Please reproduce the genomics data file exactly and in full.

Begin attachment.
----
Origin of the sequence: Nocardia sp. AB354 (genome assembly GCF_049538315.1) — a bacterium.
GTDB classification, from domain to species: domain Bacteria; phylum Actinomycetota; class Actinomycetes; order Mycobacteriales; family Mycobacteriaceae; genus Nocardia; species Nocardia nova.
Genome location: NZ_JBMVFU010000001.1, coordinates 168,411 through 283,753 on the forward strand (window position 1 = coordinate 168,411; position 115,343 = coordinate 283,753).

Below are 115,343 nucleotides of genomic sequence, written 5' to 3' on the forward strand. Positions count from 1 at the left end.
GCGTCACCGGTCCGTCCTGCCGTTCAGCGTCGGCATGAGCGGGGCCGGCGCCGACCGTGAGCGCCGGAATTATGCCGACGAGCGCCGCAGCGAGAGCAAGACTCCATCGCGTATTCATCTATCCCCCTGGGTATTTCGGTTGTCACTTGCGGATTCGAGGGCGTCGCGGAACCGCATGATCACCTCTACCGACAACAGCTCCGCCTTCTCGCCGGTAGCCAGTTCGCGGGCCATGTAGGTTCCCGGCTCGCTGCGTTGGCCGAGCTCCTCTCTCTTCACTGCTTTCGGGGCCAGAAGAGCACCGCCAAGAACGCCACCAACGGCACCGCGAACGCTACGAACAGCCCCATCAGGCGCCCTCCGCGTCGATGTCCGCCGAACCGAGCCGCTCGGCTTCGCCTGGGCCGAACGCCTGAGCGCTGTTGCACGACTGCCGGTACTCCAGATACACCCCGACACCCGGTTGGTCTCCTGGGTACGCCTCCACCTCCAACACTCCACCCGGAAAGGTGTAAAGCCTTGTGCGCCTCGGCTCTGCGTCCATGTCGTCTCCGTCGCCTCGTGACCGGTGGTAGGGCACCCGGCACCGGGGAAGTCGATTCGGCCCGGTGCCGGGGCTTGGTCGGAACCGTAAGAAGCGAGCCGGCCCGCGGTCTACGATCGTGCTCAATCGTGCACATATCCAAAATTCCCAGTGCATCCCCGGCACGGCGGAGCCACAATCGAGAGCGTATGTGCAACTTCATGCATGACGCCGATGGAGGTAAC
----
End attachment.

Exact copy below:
Origin of the sequence: Nocardia sp. AB354 (genome assembly GCF_049538315.1) — a bacterium.
GTDB classification, from domain to species: domain Bacteria; phylum Actinomycetota; class Actinomycetes; order Mycobacteriales; family Mycobacteriaceae; genus Nocardia; species Nocardia nova.
Genome location: NZ_JBMVFU010000001.1, coordinates 168,411 through 283,753 on the forward strand (window position 1 = coordinate 168,411; position 115,343 = coordinate 283,753).

Below are 115,343 nucleotides of genomic sequence, written 5' to 3' on the forward strand. Positions count from 1 at the left end.
GCGTCACCGGTCCGTCCTGCCGTTCAGCGTCGGCATGAGCGGGGCCGGCGCCGACCGTGAGCGCCGGAATTATGCCGACGAGCGCCGCAGCGAGAGCAAGACTCCATCGCGTATTCATCTATCCCCCTGGGTATTTCGGTTGTCACTTGCGGATTCGAGGGCGTCGCGGAACCGCATGATCACCTCTACCGACAACAGCTCCGCCTTCTCGCCGGTAGCCAGTTCGCGGGCCATGTAGGTTCCCGGCTCGCTGCGTTGGCCGAGCTCCTCTCTCTTCACTGCTTTCGGGGCCAGAAGAGCACCGCCAAGAACGCCACCAACGGCACCGCGAACGCTACGAACAGCCCCATCAGGCGCCCTCCGCGTCGATGTCCGCCGAACCGAGCCGCTCGGCTTCGCCTGGGCCGAACGCCTGAGCGCTGTTGCACGACTGCCGGTACTCCAGATACACCCCGACACCCGGTTGGTCTCCTGGGTACGCCTCCACCTCCAACACTCCACCCGGAAAGGTGTAAAGCCTTGTGCGCCTCGGCTCTGCGTCCATGTCGTCTCCGTCGCCTCGTGACCGGTGGTAGGGCACCCGGCACCGGGGAAGTCGATTCGGCCCGGTGCCGGGGCTTGGTCGGAACCGTAAGAAGCGAGCCGGCCCGCGGTCTACGATCGTGCTCAATCGTGCACATATCCAAAATTCCCAGTGCATCCCCGGCACGGCGGAGCCACAATCGAGAGCGTATGTGCAACTTCATGCATGACGCCGATGGAGGTAAC